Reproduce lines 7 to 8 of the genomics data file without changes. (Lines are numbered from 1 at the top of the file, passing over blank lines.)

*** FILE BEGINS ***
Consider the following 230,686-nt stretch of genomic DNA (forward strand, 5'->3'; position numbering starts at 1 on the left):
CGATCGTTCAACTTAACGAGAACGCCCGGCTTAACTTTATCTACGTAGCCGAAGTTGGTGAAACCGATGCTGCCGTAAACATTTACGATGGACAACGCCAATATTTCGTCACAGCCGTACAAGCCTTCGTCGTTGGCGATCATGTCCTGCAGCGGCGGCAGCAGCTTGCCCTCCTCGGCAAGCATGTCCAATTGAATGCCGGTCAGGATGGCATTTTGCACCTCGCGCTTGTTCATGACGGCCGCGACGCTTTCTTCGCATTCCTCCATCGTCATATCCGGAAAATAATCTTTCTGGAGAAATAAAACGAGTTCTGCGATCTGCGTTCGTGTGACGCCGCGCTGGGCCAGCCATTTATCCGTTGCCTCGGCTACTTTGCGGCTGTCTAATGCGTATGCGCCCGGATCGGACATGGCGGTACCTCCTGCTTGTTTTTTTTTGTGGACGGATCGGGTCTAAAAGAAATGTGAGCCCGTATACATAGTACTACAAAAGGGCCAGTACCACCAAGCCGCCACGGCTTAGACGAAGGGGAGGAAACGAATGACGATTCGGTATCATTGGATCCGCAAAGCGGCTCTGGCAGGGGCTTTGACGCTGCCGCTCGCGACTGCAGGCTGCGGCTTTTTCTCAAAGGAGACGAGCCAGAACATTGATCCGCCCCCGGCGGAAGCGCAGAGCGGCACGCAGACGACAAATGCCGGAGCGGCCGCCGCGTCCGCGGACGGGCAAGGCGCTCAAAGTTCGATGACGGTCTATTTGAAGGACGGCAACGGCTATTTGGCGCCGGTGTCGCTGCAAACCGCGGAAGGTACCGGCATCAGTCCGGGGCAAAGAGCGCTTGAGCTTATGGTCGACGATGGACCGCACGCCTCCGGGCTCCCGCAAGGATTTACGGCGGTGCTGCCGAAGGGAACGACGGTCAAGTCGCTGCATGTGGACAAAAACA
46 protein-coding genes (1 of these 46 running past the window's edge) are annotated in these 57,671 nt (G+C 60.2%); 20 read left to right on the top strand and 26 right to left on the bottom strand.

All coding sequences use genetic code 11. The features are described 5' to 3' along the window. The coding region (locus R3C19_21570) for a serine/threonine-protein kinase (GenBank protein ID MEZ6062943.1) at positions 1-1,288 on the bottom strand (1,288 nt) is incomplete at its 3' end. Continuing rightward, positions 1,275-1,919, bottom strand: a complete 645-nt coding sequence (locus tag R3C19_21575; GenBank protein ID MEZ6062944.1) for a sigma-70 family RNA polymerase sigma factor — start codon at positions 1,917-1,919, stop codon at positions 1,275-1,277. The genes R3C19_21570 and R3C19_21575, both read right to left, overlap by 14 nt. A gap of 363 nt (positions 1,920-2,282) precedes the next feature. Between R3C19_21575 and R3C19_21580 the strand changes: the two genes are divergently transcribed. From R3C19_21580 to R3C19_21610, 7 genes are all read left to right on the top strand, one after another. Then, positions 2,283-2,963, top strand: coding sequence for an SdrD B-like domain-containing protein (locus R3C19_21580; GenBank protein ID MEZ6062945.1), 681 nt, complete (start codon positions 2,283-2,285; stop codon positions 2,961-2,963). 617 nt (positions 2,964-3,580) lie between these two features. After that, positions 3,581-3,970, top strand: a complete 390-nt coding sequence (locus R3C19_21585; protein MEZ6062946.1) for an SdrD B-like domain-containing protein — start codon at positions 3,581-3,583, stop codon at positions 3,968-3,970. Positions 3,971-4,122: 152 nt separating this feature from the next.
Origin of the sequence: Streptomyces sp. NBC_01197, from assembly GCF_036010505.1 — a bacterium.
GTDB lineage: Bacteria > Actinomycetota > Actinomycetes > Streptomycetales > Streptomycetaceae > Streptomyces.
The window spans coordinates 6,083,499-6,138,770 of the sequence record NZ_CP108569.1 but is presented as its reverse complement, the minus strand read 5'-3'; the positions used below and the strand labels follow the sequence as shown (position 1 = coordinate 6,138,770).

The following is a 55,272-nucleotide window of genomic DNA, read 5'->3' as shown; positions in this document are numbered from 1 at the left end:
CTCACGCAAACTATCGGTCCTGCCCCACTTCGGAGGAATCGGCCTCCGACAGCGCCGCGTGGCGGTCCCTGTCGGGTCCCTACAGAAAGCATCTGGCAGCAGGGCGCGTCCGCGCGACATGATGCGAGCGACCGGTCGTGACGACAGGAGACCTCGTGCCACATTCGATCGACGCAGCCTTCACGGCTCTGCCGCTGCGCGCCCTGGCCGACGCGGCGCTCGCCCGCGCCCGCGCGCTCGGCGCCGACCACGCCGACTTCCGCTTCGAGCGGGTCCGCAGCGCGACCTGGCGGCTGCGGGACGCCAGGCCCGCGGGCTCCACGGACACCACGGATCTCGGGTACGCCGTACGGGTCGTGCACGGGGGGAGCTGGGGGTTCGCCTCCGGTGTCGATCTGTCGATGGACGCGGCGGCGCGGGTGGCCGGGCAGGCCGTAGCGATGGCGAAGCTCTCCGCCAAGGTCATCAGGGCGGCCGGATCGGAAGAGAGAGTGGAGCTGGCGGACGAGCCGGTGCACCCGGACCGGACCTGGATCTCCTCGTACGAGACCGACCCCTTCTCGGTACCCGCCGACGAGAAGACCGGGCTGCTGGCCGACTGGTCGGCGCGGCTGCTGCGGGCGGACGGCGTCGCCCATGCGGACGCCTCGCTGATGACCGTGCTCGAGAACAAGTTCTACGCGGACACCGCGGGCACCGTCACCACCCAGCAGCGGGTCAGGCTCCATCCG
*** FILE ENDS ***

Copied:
The window spans coordinates 6,083,499-6,138,770 of the sequence record NZ_CP108569.1 but is presented as its reverse complement, the minus strand read 5'-3'; the positions used below and the strand labels follow the sequence as shown (position 1 = coordinate 6,138,770).

The following is a 55,272-nucleotide window of genomic DNA, read 5'->3' as shown; positions in this document are numbered from 1 at the left end: